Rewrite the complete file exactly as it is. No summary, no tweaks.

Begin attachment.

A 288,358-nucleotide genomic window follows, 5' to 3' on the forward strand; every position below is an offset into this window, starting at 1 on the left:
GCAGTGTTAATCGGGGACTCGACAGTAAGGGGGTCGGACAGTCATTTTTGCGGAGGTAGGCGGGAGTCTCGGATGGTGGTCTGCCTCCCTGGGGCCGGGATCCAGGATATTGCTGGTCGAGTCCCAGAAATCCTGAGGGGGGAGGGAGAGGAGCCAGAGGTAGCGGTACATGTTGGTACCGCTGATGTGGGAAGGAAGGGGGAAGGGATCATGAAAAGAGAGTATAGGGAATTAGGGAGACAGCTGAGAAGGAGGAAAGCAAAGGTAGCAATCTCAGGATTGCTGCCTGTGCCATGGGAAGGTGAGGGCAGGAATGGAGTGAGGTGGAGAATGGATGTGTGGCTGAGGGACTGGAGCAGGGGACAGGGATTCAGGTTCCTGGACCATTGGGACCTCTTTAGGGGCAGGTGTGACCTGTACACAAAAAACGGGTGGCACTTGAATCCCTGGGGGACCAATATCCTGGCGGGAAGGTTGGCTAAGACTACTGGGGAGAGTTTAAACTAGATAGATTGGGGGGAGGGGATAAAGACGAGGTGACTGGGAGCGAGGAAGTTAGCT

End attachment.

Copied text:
A 288,358-nucleotide genomic window follows, 5' to 3' on the forward strand; every position below is an offset into this window, starting at 1 on the left:
GCAGTGTTAATCGGGGACTCGACAGTAAGGGGGTCGGACAGTCATTTTTGCGGAGGTAGGCGGGAGTCTCGGATGGTGGTCTGCCTCCCTGGGGCCGGGATCCAGGATATTGCTGGTCGAGTCCCAGAAATCCTGAGGGGGGAGGGAGAGGAGCCAGAGGTAGCGGTACATGTTGGTACCGCTGATGTGGGAAGGAAGGGGGAAGGGATCATGAAAAGAGAGTATAGGGAATTAGGGAGACAGCTGAGAAGGAGGAAAGCAAAGGTAGCAATCTCAGGATTGCTGCCTGTGCCATGGGAAGGTGAGGGCAGGAATGGAGTGAGGTGGAGAATGGATGTGTGGCTGAGGGACTGGAGCAGGGGACAGGGATTCAGGTTCCTGGACCATTGGGACCTCTTTAGGGGCAGGTGTGACCTGTACACAAAAAACGGGTGGCACTTGAATCCCTGGGGGACCAATATCCTGGCGGGAAGGTTGGCTAAGACTACTGGGGAGAGTTTAAACTAGATAGATTGGGGGGAGGGGATAAAGACGAGGTGACTGGGAGCGAGGAAGTTAGCT